Logseq Intro Course by OneStutteringMind

A free 8-part course on YouTube to help you properly get started with Logseq.

Dario AKA OneStutteringMind is a Logseq power user and teacher. He’s been helping professionals get the most out of Logseq in one-on-one coaching sessions and through his massively useful videos.

This free Logseq intro course is a great point to start. Not only will you learn all about Logseq’s functionality, you’ll also learn more about outliners tools and networked note-taking in general.

Click here for the playlist on YouTube, or watch the videos below.

Need more help? Dario has also created a paid course where he goes much deeper and will teach you many effective Logseq workflows. He has put together a wealth of written resources, videos, and diagrams to ease your Logseq learning curve and master the concepts of network-note taking using an outliner. You can find the Logseq Mastery course here.

Part 1: What's so special about Logseq?

From the video description:

In this introductory video, I break down why outliners, particularly Logseq, are such great tools. If everything in this video sails over your head, then maybe this is the course for you. If you were nodding your head in agreement, then maybe the course is a bit too basic for you. Either way, I hope you like it!

Part 2: Setting up Logseq on your computer

From the video description:

Setting up Logseq on your computer is easier than ever before. You can either use the web-app, or download the desktop app. The program is now Windows certified, if you're a Windows user, and the feature set is powerful (and only getting better with each release).

Part 3: Introduction to blocks and pages

From the video description:

The block is the core functional unit of any outliner app. Pages allow you to link your blocks to around nodes of meaning, and easily resurface them later down the line. They're both key elements of Logseq, so let's dive into how they work.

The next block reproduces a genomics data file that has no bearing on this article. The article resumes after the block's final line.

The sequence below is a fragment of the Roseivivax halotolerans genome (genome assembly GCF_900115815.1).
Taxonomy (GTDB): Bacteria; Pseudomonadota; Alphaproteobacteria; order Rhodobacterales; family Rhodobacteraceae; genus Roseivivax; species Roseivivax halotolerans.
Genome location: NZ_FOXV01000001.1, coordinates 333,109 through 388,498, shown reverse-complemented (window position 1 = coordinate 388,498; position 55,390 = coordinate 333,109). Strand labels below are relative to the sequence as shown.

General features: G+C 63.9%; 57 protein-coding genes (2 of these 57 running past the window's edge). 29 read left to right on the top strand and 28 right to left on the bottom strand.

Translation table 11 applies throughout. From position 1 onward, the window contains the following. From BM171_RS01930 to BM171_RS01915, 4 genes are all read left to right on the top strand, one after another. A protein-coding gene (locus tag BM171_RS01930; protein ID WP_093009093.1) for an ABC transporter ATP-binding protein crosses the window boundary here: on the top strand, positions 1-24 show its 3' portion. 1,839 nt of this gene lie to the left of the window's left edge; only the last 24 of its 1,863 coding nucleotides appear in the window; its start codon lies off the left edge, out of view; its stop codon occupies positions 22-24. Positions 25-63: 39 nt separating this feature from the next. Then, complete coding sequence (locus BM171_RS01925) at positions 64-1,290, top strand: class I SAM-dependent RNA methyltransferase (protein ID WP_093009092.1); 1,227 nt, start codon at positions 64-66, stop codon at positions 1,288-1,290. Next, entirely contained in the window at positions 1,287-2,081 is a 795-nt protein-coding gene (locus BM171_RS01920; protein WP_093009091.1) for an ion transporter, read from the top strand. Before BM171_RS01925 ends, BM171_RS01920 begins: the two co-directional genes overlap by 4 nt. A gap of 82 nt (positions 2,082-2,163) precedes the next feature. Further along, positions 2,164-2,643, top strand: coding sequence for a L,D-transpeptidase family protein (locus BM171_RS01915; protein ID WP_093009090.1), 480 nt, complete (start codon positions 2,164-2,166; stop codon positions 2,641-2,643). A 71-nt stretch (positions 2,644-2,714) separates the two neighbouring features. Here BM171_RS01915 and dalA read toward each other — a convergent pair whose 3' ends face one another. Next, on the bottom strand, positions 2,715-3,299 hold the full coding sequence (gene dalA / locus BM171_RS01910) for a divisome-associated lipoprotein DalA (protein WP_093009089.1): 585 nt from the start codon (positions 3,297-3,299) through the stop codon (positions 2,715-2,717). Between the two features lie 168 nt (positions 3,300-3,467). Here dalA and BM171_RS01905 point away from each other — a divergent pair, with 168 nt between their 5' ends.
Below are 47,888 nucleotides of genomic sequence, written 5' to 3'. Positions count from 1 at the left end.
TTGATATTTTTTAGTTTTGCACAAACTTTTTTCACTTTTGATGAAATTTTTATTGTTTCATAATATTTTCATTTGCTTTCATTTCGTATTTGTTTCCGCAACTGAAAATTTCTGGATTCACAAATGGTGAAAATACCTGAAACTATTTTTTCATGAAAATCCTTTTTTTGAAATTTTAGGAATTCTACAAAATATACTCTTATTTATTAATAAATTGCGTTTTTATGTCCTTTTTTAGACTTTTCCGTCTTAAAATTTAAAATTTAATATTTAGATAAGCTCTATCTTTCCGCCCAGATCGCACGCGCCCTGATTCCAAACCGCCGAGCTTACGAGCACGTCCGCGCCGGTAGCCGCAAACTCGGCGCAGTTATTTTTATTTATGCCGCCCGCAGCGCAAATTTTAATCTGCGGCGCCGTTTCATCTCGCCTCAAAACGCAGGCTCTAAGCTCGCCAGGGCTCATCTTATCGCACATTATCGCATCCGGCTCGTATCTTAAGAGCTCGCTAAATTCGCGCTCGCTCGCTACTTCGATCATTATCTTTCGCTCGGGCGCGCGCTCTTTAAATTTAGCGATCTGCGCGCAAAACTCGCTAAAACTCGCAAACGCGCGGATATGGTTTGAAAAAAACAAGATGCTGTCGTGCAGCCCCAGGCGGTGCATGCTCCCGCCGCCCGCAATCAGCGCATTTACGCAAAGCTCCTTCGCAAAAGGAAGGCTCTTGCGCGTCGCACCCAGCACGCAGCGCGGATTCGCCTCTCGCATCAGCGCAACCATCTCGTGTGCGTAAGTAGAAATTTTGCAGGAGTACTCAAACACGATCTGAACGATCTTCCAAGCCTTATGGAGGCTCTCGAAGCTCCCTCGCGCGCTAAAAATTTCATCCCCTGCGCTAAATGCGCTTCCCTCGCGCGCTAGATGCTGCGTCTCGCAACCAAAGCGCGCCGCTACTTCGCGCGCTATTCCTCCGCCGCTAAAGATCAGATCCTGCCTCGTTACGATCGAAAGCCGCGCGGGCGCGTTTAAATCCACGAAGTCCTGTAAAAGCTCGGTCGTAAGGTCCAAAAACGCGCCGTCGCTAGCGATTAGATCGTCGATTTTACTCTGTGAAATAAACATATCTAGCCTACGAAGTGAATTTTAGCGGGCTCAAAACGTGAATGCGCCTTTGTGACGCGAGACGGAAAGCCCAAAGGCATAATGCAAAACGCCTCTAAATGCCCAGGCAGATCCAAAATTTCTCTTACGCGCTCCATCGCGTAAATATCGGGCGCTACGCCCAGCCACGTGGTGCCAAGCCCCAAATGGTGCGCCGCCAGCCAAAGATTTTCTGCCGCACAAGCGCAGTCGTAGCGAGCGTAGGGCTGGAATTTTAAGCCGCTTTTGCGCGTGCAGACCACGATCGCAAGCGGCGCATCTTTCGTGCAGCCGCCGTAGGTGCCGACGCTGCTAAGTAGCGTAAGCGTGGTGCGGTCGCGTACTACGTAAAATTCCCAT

Part 4: Adding structure with bi-directional links

From the video description:

Entering your notes into the Journal page is a new paradigm, but this doesn't mean that you need to forsake all structure. The way you do that in a network note-taking app is by adding by-directional links. This allows you to resurface information in your database easily when you need it, whilst still allowing you to enter information in a low-friction way. Once you understand linking, your will be able to configure your own workflows more easily, and set-up a system that works the way that your own mind works.

Part 5: Tagging for task management, spaced repetition & resurfacing info

From the video description:

Logseq allows for additional 'structural' elements beyond bi-directional links. These include powerful task management capabilities, as well as a spaced repetition feature. On top of that, even if you haven't been using bi-directional links, the interface easily allows you to find "unlinked" references and make connections after the fact, so you never have to worry about finding your information again.

Part 6: Maximising the user interface & intro to block references

From the video description:

In addition to the powerful functionality covered in the first few videos, Logseq also has a great user interface which greatly assists in your note-taking / writing process. It's all a key part of removing the friction in your day-to-day experience of writing and thinking. Another powerful feature is the ability to transclude block references. That means that you can reference any block reference anywhere else in your database, and allows you to build context around your writing. If this is confusing, don't worry - it's not an essential "must-know" feature, although a lot of people have built powerful workflows with them so it's worthwhile understanding if this might be of value to you.

Part 7: Exploring Logseq menus and other user interface elements

From the video description:

Now we get into a few more "functional" things - how do you navigate the menus, what do the different buttons do, a few of the nitty-gritty things. We'll also expore the graph view (which is what initially got me hooked on Logseq!) and have a look at some of the settings you may want to use.

Part 8: Setting yourself up for success

From the video description:

To wrap it all up, I explore some of the philosophies around network note-taking and how to set yourself up for success. Specifically, we look at why block indenting is a key feature of an outliner, and how to setup entry points into your database to facilitate an effective writing experience. I'm personally also a fan of visual workflows, which help me to pick up where I left off a lot easier, than if I'm looking at text on a screen.
Was this resource useful for you?